Whether we like it or not political parties are an indispensable facet of a modern democracy. That’s why a state shouldn’t treat parties like shirts — to be changed at the proverbial drop of a hat. Great political parties can’t be decreed or wished into existence. They must evolve with the political culture, economy and social mores of the people and country. But “evolution” isn’t a completely organic process. Elites can engineer the organic evolution of a political culture. After all, political parties reflect the intellectual aspirations and political attributes of an elite. In Kenya, we haven’t had real political parties since the early republic. The question is what has retarded the growth of a political party culture.
First, I believe Kenya lacks a purposeful elite. I don’t mean that the Kenyan elite doesn’t have a purpose for its existence. Like elites everywhere, Kenya’s top dogs are interested in their own self-preservation. Nothing wrong with that. Except self-preservation isn’t a national interest, or a noble purpose. I have written before, and will reiterate here that no people, state, country, or civilisation has ever become great without a great and purposeful elite. A purposeful elite defines the national interest and then forges the people’s zeitgeist to that end. There has to be convergence between the interests of the elite and those of the nation. Dissonance and divergence between the two creates infertility in all aspects of national life.
Second, national elites study and understand the history of great civilisations. It’s through such study and reflection that elites create consensus on the purpose for the existence of the state. This requires deliberate investment in think-tanks, universities, and secret government programmes designed to foster high-minded agendas. It may even involve the creation of national syndicates beyond the visible eye. Take China, for example. The People’s Republic didn’t just spring from nowhere to become a global behemoth. Another example is Israel. How a tiny country surrounded by states seeking its annihilation has dominated the Middle East is an object lesson about a purposeful elite. And of course, I can’t forget strongman Lee Kwan Yew’s Singapore. Do our elites care to study the history of great powers? Third, the most purposeful elites try to know everything about their people. This knowledge has a purpose. It’s to digest and categorise a nation’s — a people’s — strengths and weaknesses. Especially important to understand is a nation’s weaknesses. That’s because a state can’t become great unless it eliminates, or cuts down, on its weaknesses. Here, one must study the cultural attributes of the people.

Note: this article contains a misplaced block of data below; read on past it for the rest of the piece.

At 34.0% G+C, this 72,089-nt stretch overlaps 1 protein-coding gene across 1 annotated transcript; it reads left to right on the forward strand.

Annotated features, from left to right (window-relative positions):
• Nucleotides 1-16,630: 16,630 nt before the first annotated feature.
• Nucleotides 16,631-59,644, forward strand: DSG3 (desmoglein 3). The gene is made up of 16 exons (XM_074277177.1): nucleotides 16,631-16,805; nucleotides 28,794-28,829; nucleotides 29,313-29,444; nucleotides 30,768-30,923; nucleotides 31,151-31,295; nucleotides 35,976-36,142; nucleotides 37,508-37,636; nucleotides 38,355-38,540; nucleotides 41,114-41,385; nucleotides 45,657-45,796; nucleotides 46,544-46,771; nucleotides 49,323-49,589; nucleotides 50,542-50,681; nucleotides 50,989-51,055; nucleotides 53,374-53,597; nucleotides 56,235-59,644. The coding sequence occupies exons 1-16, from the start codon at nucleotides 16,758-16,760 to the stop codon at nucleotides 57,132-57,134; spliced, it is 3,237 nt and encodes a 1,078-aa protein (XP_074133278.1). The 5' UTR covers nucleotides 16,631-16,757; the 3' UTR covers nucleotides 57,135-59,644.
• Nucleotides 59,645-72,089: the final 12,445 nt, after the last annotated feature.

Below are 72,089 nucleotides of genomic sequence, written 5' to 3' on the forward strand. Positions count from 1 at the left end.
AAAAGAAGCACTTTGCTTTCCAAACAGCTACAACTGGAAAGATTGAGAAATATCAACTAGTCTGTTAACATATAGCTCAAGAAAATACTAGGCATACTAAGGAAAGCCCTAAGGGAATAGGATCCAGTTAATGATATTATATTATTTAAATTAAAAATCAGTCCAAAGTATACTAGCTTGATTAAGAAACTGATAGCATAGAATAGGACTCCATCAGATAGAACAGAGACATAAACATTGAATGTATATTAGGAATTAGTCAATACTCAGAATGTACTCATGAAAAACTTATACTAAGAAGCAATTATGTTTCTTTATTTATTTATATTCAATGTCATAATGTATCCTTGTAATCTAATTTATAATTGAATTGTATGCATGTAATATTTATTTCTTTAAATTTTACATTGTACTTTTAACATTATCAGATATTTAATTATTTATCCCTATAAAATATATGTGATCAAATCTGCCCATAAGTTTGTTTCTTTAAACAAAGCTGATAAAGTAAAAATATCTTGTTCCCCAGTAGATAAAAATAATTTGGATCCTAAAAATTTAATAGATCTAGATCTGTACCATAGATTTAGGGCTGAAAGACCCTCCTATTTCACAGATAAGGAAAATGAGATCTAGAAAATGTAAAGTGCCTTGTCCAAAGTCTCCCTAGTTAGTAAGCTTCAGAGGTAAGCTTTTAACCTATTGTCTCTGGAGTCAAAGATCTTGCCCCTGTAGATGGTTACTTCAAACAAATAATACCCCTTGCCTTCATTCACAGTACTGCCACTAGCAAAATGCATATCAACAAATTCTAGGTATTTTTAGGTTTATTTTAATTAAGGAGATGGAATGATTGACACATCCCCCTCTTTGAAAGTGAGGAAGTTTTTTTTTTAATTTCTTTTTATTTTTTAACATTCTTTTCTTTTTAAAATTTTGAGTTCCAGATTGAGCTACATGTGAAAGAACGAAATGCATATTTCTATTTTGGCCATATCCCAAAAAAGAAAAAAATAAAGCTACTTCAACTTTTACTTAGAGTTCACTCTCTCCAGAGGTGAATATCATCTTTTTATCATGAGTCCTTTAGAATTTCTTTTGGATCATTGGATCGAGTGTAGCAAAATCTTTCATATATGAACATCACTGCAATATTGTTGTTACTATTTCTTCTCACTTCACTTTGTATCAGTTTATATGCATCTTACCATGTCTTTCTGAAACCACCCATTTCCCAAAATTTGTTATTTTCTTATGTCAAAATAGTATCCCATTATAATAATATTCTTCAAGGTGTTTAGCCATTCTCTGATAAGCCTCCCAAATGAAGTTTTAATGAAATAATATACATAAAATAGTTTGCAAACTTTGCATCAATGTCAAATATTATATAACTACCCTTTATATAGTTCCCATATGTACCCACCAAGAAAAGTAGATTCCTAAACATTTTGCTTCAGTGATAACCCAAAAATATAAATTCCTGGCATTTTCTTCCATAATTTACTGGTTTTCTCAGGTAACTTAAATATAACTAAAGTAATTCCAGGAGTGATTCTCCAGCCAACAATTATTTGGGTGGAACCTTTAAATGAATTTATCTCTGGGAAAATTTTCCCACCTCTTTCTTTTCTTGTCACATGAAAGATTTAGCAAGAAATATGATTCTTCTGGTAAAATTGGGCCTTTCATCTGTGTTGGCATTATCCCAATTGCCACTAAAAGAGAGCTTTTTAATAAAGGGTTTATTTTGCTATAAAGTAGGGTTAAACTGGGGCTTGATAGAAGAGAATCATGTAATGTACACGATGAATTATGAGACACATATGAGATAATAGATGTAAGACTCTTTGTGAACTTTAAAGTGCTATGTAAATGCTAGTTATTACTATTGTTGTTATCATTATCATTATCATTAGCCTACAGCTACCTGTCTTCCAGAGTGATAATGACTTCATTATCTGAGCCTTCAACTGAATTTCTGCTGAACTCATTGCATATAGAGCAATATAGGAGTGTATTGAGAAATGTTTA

Do they have a work ethic? Are they competitive? Do they like organisation? What types of authority and order do they respond to? What are the nation’s weaknesses — bad weather, tough topography, small population, or an unschooled population? You then build national projects to exploit your strengths and limit the weaknesses. Add the former and subtract the latter.
Fourth, the elite must commit to one basic fact —that the state can’t afford to waste, or destroy, even one citizen. That means tracking and giving every child an opportunity to realise her potential. The reason why China has become a global hegemon — and India hasn’t — is because the latter has consigned hundreds of millions of its own people in a caste system. Imagine a population larger than the United States being illiterate. A state can’t lock such large populations out of full citizenship and hope to truly become great. It can create billionaires and even become competitive internationally, but it will never become truly great unless it does away with the caste system. We can’t deviate from the fact that every human being counts.
Fifth, in modern society, the political party is the anvil on which the national interest is defined. That’s because it’s through the party that elites are delegated the sovereign power of the people. That’s why the political party shouldn’t be an empty husk for individual politicians to seek and keep political power. Nor should the political party be organised to pit one identity against another, exploit the ignorance of the people, or prey on their fears by fostering false consciousness about group identity. Regionalism is a dead end. The tribe as an organising pivot is a poisoned chalice. In such a state, the elite loot the public purse and steal the morality of the people. That’s not the Kenya we want.
Finally, the genius of the 2010 Constitution wasn’t in the bare provisions of the law. What’s most important are the values underlying the Constitution. The spirit of the Constitution is the mojo that brings it to life and makes it a living document. On the question of the national and the political identity of the state, the Constitution is clear — ideology and people are at the centre.